What Makes a Will Invalid?

Making a Will is one of the best ways to make sure your family is taken care of after you’re gone. This is why it’s so important to know what makes a Will valid, as well as understanding what could make a Will legally void.

In this guide, we’ve answered some of the key questions surrounding this topic, including:

Keep reading to find out more. Or for advice that’s tailored to you, get in touch with our friendly advisors for an initial chat.

How do you make a Will legally binding?

For a Will to be legally recognised, it will need to comply with the 1837 Wills Act. This means that you must be 18 or older with the mental capacity to understand the implications of making a Will. You’ll need to put your wishes into writing, and have this signed by two witnesses in your presence.

There are strict rules surrounding the witnessing of a Will, so it’s always best to check these before signing the document. An experienced Wills, estates and probate solicitor can provide guidance in this area, so you’ll have the reassurance of knowing your Will is legally binding.

Does a change of address invalidate a Will?

Having an old address on your Will won’t necessarily invalidate the document, but it’s always best to update this information when you can. To do this, you could add what’s called a ‘codicil’ to your existing Will.

A codicil is a legally binding document that’s usually used for making small changes to a Will. It will need to be signed and witnessed in the same way that a Will would be, and it should be kept in the same place as your original Will.

We would also suggest keeping a note of any of your named beneficiaries’ or executors’ changes in address. There’s no legal requirement to update these in your Will, but having your own record could help your executor when the time comes to distribute your estate.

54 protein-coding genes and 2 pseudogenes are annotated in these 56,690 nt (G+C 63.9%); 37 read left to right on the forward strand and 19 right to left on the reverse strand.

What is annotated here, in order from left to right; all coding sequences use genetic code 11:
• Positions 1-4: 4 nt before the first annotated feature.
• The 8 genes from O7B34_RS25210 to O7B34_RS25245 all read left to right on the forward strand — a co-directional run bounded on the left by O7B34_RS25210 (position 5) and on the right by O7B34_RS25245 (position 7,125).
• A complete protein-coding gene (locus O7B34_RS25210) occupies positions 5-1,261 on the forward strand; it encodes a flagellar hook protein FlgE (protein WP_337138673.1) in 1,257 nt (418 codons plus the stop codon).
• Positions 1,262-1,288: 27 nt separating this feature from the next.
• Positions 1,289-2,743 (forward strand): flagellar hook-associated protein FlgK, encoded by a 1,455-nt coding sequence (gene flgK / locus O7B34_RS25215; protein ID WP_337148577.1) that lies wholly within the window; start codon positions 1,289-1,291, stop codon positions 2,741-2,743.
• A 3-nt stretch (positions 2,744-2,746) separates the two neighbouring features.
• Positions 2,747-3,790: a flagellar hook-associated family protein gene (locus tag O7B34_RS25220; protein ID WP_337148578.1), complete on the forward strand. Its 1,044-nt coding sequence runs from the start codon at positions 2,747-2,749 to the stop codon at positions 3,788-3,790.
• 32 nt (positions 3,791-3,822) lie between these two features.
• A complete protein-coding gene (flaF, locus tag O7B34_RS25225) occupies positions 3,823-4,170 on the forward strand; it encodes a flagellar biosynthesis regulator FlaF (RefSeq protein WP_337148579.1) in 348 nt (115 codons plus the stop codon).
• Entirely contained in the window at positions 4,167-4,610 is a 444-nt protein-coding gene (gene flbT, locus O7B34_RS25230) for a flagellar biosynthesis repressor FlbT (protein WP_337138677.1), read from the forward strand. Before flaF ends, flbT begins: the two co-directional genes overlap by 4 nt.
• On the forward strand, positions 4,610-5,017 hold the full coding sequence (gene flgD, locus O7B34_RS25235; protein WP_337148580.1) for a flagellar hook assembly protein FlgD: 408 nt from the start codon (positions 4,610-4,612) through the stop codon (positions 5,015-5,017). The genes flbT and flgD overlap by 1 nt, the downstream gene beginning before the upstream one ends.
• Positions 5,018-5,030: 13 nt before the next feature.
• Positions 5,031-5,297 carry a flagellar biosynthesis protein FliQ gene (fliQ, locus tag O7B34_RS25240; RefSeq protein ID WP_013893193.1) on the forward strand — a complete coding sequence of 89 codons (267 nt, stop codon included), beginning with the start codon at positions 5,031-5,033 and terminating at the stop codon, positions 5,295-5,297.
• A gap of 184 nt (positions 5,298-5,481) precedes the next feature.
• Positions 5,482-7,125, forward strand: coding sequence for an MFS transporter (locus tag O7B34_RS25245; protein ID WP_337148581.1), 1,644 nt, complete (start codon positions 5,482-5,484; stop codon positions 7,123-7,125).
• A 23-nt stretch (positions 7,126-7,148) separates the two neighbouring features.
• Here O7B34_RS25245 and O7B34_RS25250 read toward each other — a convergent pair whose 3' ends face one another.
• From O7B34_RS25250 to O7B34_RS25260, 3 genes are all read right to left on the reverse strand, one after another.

I’m getting married – will my Will remain valid?

When you get married, any existing Will you have will automatically become null and void. The only exception to this is if you’ve referenced your upcoming nuptials in your Will, by adding the wording: “in contemplation of marriage to (spouse’s name)”.

This means that if you don’t make a Will in contemplation of marriage or create a new Will after getting married, the law could decide how your estate is distributed when you die. This is known as dying ‘intestate’.

When you die intestate, your spouse will automatically be entitled to the entirety of your estate (up to the value of £270,000). This means that your other beneficiaries – such as children from a previous relationship or siblings – could be left out.

Could my Will be challenged after I die?

In certain circumstances, your Will could be challenged after you pass away. This will usually happen when a family member or close friend feels that they were unfairly excluded from the Will, or that they should have received more from your estate.

When Wills are contested, it can cause additional heartache for your loved ones and lead to costly legal battles. This makes it even more important that your Will is written in a way that leaves no room for speculation or confusion.

Our solicitors are experienced in this area and can help you write a Will that reflects your wishes while remaining legally compliant. To find out more about our services, give us a call on the number at the top of the screen or start your enquiry online.

Note: First4Lawyers offers this information as guidance, not advice. Before taking any action, you should seek professional assistance tailored to your personal circumstances.


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